HOOS Score (Hip Disability and Osteoarthritis Outcome Score)

September 06, 2015


Hip Disability and Osteoarthritis Outcome Score (HOOS)

The Hip Disability and Osteoarthritis Outcome Score (HOOS) is a patient reported outcome measure that is used to evaluate patients following Total Hip Arthroplasty (THA).

The HOOS questionnaire was built upon the Western Ontario and MacMaster Universities Osteoarthritis Index (WOMAC) – an instrument that also measures outcomes in osteoarthritis and following THA. Questions from the WOMAC (LK version 3.0) were used as the basis for the HOOS survey and two additional dimensions were added: Sport and Recreation and Hip Related Quality of Life.

To its advantage however, HOOS has been found to be more responsive than the WOMAC survey.

HOOS is composed of forty questions and attempts to assess patient outcomes by looking at five subscales: pain (10 items), symptoms (5 items), activity of daily living (17 items), sport and recreation function (4 items) and hip related quality of life (4 items). A total HOOS score is calculated by using a simple formula to produce a score that ranges from 0-100, with higher scores representing better function. The HOOS survey is easy to administer and relatively easy to score.


The HOOS questionnaire is self-explanatory, user friendly and well represented in literature. Because the HOOS survey contains questions from the WOMAC, WOMAC scores may be calculated from a HOOS questionnaire. As a point of interest, the HOOS is suggested to be more valuable than the WOMAC for younger and more active patients due to the added subscales.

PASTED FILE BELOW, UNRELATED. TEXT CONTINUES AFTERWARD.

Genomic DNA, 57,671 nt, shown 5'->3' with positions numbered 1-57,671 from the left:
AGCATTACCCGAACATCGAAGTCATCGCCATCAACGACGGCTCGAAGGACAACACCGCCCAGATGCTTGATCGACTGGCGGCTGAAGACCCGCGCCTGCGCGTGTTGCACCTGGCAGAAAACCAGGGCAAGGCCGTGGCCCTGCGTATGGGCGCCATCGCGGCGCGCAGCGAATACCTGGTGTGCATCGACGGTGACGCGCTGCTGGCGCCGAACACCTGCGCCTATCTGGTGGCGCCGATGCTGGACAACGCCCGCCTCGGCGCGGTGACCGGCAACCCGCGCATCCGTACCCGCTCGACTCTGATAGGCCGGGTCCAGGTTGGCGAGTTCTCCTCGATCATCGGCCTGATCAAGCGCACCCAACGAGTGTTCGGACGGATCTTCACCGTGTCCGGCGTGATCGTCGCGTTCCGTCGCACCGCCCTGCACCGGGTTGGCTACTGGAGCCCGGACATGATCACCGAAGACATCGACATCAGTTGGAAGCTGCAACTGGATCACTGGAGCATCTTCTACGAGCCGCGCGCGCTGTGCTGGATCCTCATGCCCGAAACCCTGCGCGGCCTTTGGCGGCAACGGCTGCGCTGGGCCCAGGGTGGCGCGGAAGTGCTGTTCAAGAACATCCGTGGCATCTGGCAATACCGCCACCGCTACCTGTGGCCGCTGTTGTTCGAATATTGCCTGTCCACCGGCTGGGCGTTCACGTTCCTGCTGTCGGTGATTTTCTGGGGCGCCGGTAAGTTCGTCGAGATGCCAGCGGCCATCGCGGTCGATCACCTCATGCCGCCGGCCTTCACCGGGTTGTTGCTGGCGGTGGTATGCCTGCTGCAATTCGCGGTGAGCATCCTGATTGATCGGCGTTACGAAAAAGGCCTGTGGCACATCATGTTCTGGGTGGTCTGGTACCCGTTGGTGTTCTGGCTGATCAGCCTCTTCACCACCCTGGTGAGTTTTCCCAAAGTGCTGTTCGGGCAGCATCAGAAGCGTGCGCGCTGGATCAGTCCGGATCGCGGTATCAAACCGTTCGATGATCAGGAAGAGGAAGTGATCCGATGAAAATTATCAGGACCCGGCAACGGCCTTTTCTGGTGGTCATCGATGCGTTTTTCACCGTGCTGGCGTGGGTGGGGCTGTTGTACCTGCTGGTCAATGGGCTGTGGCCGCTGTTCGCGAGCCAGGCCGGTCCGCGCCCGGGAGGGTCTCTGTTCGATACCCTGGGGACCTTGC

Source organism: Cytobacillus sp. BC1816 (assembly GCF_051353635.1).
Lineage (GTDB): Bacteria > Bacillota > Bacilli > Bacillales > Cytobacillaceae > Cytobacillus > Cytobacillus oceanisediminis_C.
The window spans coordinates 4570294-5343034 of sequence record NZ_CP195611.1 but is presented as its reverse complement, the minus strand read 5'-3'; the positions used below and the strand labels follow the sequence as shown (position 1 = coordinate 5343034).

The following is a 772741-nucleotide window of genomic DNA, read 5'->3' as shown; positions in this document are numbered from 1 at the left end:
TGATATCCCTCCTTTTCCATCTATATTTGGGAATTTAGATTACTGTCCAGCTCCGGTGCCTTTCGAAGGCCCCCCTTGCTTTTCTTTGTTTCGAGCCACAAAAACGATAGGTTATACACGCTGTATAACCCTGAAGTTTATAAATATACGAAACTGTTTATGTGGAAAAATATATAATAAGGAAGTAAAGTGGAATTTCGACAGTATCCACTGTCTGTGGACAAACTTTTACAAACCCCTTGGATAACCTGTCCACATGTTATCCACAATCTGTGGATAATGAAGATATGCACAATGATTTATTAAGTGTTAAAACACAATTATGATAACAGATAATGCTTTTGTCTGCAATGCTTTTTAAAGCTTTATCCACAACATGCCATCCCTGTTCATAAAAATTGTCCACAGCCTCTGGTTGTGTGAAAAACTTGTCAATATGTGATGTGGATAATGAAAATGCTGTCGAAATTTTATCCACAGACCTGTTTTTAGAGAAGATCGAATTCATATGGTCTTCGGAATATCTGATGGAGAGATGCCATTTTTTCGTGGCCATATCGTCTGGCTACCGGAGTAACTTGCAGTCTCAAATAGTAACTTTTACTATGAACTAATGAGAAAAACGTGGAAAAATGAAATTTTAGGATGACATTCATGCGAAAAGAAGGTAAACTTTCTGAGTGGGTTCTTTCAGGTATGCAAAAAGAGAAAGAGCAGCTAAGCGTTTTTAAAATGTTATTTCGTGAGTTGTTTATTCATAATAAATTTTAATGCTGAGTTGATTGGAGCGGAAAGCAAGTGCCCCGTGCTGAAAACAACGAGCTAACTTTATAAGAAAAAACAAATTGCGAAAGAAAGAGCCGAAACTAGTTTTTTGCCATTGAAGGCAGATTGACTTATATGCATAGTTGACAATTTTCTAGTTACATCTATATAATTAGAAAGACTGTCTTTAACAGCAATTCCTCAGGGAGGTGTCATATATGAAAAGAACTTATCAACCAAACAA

Another advantage of the HOOS is that it may be used over short- and long-term intervals to assess changes induced by treatment (eg. medication, physical therapy, operation), primary injuries or post traumatic osteoarthritis.


The HOOS questionnaire takes approximately 10-15 minutes to complete, which some patients may find difficult or time consuming. The HOOS has undergone psychometric testing with regards to assessing hip osteoarthritis but needs further testing in different groups of patients with other hip disabilities.

Overall, the HOOS is a well-regarded measure for the evaluation of patients following a total hip replacement. If the time required to complete the survey is not an issue, it is a solid PRO measure to consider.


The HOOS survey does not require a license. To learn more about the HOOS, please visit their website: http://www.koos.nu/.


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